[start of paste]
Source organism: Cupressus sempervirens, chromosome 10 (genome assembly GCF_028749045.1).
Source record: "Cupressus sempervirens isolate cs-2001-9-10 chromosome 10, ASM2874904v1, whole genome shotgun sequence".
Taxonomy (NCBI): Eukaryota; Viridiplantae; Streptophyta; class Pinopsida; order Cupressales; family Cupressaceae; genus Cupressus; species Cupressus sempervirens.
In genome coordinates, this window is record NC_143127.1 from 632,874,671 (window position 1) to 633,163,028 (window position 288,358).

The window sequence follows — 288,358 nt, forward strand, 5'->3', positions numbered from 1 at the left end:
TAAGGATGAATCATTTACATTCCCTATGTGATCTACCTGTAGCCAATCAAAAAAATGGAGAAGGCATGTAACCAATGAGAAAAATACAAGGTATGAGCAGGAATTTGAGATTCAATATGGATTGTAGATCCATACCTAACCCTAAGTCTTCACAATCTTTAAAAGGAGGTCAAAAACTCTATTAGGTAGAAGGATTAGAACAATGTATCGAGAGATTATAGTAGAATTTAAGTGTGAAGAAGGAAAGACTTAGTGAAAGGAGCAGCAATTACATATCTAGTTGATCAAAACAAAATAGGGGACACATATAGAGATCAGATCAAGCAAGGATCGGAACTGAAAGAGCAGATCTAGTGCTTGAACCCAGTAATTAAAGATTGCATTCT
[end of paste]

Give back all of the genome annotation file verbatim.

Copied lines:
Source organism: Cupressus sempervirens, chromosome 10 (genome assembly GCF_028749045.1).
Source record: "Cupressus sempervirens isolate cs-2001-9-10 chromosome 10, ASM2874904v1, whole genome shotgun sequence".
Taxonomy (NCBI): Eukaryota; Viridiplantae; Streptophyta; class Pinopsida; order Cupressales; family Cupressaceae; genus Cupressus; species Cupressus sempervirens.
In genome coordinates, this window is record NC_143127.1 from 632,874,671 (window position 1) to 633,163,028 (window position 288,358).

The window sequence follows — 288,358 nt, forward strand, 5'->3', positions numbered from 1 at the left end:
TAAGGATGAATCATTTACATTCCCTATGTGATCTACCTGTAGCCAATCAAAAAAATGGAGAAGGCATGTAACCAATGAGAAAAATACAAGGTATGAGCAGGAATTTGAGATTCAATATGGATTGTAGATCCATACCTAACCCTAAGTCTTCACAATCTTTAAAAGGAGGTCAAAAACTCTATTAGGTAGAAGGATTAGAACAATGTATCGAGAGATTATAGTAGAATTTAAGTGTGAAGAAGGAAAGACTTAGTGAAAGGAGCAGCAATTACATATCTAGTTGATCAAAACAAAATAGGGGACACATATAGAGATCAGATCAAGCAAGGATCGGAACTGAAAGAGCAGATCTAGTGCTTGAACCCAGTAATTAAAGATTGCATTCT